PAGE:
Psychology Department Faculty Achievements
Lindsay Hoyt was awarded a grant through Faculty-Led Initiatives at Fordham to co-lead the project "Youth-Led Participatory Action Research." This collaborative endeavor will examine youth's school climate and allyship for LGBTQ+ students and launch a new LGBTQ+ Network of support for local youth.
Elizabeth Raposa was awarded funding to lead the project "Addressing Mental Health Needs in the Bronx with Third-Wave Cognitive Behavioral Therapies" through Faculty-Led Initiatives at Fordham. Dr. Raposa and her team will establish a collaboration between the Department of Psychology and one or more community organizations serving Bronx residents (including Fordham Community Mental Health Clinic) to address unmet mental health needs, including common issues like depression, anxiety, and substance use.
Shellae Versey was awarded a grant (through Faculty-Led Initiatives at Fordham) to co-lead a Community Innovation Lab (CIL), which will examine large-scale policy and community-led initiatives to address the effects of climate change on urban food systems.
Andrew Rasmussen was awarded a grant from Fordham University Office of Research and the Center for Community Engaged Learning to work with the community-based organization Union Fouta in a project to address cardiovascular health among Fulani West African immigrant families.
Celia Fisher was awarded a grant from the Greenwall Foundation as Co-Principal Investigator, entitled "Who should be treated? The ethical challenges of administering opioid agonist treatment (OAT) for people who inject drugs during COVID-19". Dr. Fisher also served as a member of the Data Safety Monitoring Board for the NIDA Healing Communities Study and on two NIH HIV/AIDS scientific review panels.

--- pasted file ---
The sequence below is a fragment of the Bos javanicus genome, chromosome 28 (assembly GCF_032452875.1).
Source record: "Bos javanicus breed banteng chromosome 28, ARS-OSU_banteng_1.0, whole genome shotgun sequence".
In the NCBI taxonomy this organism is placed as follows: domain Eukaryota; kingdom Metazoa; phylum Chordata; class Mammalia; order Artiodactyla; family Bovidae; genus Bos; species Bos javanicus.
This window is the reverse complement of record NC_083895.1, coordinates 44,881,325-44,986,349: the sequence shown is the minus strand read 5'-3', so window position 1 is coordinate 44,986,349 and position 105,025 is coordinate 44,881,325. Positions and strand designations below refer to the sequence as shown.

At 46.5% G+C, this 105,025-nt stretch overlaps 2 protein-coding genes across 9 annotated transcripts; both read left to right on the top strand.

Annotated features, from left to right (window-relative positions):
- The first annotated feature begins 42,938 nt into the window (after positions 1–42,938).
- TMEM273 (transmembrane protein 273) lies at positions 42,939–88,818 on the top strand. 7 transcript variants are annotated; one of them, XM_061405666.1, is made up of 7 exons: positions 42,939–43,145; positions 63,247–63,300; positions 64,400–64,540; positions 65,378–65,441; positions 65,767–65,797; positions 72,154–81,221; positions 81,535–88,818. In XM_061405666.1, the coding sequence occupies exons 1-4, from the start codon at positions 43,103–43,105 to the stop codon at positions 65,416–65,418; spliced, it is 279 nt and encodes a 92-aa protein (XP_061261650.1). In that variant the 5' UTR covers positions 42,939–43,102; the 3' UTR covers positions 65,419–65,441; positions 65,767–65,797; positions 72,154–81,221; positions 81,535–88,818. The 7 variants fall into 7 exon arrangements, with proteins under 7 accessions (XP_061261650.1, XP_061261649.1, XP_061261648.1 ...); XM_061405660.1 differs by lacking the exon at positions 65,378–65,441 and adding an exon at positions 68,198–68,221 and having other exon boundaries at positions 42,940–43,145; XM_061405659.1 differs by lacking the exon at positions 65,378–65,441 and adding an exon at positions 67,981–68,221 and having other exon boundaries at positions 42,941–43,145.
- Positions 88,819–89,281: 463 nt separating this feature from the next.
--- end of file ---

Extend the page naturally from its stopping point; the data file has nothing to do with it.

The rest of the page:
David Budescu served as the editor of the APA journal DECISION and became a Jefferson Science Fellow at USAID. Dr. Budesco also delivered a Distinguished Lecture titled "Harnessing the Wisdom of Crowds: Lessons about Judgmental Forecasting" at the National Academy of Sciences.
Dean McKay co-edited Springer's Handbook of Child and Adolescent Anxiety Disorders and published several book chapters in different books, including the book he edited and in Pseudoscience in Therapy. Dr. McKay was also awarded a grant by the National Institute of Mental Health (NIMH) to work as a site PI on the project entitled "Trans-Ancestry Genomic Analysis of Obsessive-Compulsive Disorder" and served as a consultant on a grant also funded by NIMH.
Harold Takooshian was awarded the Frances Mullen Award for Distinguished Contributions to International Psychology and co-edited two books: Global Mental, Spiritual, and Social Health and Global Health: Trends and Issues.
Heining Cham was awarded the 2023 Anne Anastasi Distinguished Early Career Contributions Award, which recognizes scholars who made outstanding contributions to quantitative research methods. Dr. Cham also became a fellow of the American Psychological Association Division 5 (Quantitative and Qualitative Methods).